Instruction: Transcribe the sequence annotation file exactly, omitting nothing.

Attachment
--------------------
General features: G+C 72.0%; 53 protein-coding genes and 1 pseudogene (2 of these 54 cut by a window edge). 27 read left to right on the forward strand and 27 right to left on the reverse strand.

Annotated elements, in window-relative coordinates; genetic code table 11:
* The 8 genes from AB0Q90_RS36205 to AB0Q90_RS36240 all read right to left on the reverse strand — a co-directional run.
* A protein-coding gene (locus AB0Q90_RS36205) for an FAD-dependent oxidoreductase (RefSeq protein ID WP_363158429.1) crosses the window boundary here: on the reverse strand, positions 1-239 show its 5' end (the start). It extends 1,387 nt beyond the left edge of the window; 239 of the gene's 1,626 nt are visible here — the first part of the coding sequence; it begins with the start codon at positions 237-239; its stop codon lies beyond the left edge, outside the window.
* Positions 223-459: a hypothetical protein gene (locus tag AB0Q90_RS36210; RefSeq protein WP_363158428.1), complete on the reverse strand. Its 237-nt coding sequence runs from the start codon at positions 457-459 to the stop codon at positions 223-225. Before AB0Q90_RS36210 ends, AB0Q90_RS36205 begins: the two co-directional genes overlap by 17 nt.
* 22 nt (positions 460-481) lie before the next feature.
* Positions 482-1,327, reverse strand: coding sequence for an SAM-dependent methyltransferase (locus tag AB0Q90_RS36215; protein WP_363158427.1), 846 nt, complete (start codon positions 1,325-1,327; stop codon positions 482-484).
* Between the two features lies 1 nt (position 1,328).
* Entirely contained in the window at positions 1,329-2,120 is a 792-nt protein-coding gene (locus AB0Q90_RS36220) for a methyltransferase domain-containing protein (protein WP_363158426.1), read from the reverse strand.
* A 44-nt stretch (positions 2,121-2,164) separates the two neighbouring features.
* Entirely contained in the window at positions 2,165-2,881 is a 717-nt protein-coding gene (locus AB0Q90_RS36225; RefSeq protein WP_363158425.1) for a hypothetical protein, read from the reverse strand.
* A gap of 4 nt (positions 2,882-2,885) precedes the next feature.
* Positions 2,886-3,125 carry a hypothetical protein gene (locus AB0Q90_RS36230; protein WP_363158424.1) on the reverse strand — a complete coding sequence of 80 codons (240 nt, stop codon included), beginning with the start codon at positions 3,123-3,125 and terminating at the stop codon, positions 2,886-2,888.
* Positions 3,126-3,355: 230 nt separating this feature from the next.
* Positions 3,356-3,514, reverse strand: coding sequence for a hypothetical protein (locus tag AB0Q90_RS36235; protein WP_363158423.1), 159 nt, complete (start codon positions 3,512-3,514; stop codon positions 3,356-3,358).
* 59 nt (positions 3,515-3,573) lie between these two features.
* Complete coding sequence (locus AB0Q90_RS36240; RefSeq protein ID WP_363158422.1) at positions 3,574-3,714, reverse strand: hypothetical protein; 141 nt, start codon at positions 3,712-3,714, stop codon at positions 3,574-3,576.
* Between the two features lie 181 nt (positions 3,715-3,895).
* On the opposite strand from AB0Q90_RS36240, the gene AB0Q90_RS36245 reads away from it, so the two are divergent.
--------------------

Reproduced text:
General features: G+C 72.0%; 53 protein-coding genes and 1 pseudogene (2 of these 54 cut by a window edge). 27 read left to right on the forward strand and 27 right to left on the reverse strand.

Annotated elements, in window-relative coordinates; genetic code table 11:
* The 8 genes from AB0Q90_RS36205 to AB0Q90_RS36240 all read right to left on the reverse strand — a co-directional run.
* A protein-coding gene (locus AB0Q90_RS36205) for an FAD-dependent oxidoreductase (RefSeq protein ID WP_363158429.1) crosses the window boundary here: on the reverse strand, positions 1-239 show its 5' end (the start). It extends 1,387 nt beyond the left edge of the window; 239 of the gene's 1,626 nt are visible here — the first part of the coding sequence; it begins with the start codon at positions 237-239; its stop codon lies beyond the left edge, outside the window.
* Positions 223-459: a hypothetical protein gene (locus tag AB0Q90_RS36210; RefSeq protein WP_363158428.1), complete on the reverse strand. Its 237-nt coding sequence runs from the start codon at positions 457-459 to the stop codon at positions 223-225. Before AB0Q90_RS36210 ends, AB0Q90_RS36205 begins: the two co-directional genes overlap by 17 nt.
* 22 nt (positions 460-481) lie before the next feature.
* Positions 482-1,327, reverse strand: coding sequence for an SAM-dependent methyltransferase (locus tag AB0Q90_RS36215; protein WP_363158427.1), 846 nt, complete (start codon positions 1,325-1,327; stop codon positions 482-484).
* Between the two features lies 1 nt (position 1,328).
* Entirely contained in the window at positions 1,329-2,120 is a 792-nt protein-coding gene (locus AB0Q90_RS36220) for a methyltransferase domain-containing protein (protein WP_363158426.1), read from the reverse strand.
* A 44-nt stretch (positions 2,121-2,164) separates the two neighbouring features.
* Entirely contained in the window at positions 2,165-2,881 is a 717-nt protein-coding gene (locus AB0Q90_RS36225; RefSeq protein WP_363158425.1) for a hypothetical protein, read from the reverse strand.
* A gap of 4 nt (positions 2,882-2,885) precedes the next feature.
* Positions 2,886-3,125 carry a hypothetical protein gene (locus AB0Q90_RS36230; protein WP_363158424.1) on the reverse strand — a complete coding sequence of 80 codons (240 nt, stop codon included), beginning with the start codon at positions 3,123-3,125 and terminating at the stop codon, positions 2,886-2,888.
* Positions 3,126-3,355: 230 nt separating this feature from the next.
* Positions 3,356-3,514, reverse strand: coding sequence for a hypothetical protein (locus tag AB0Q90_RS36235; protein WP_363158423.1), 159 nt, complete (start codon positions 3,512-3,514; stop codon positions 3,356-3,358).
* 59 nt (positions 3,515-3,573) lie between these two features.
* Complete coding sequence (locus AB0Q90_RS36240; RefSeq protein ID WP_363158422.1) at positions 3,574-3,714, reverse strand: hypothetical protein; 141 nt, start codon at positions 3,712-3,714, stop codon at positions 3,574-3,576.
* Between the two features lie 181 nt (positions 3,715-3,895).
* On the opposite strand from AB0Q90_RS36240, the gene AB0Q90_RS36245 reads away from it, so the two are divergent.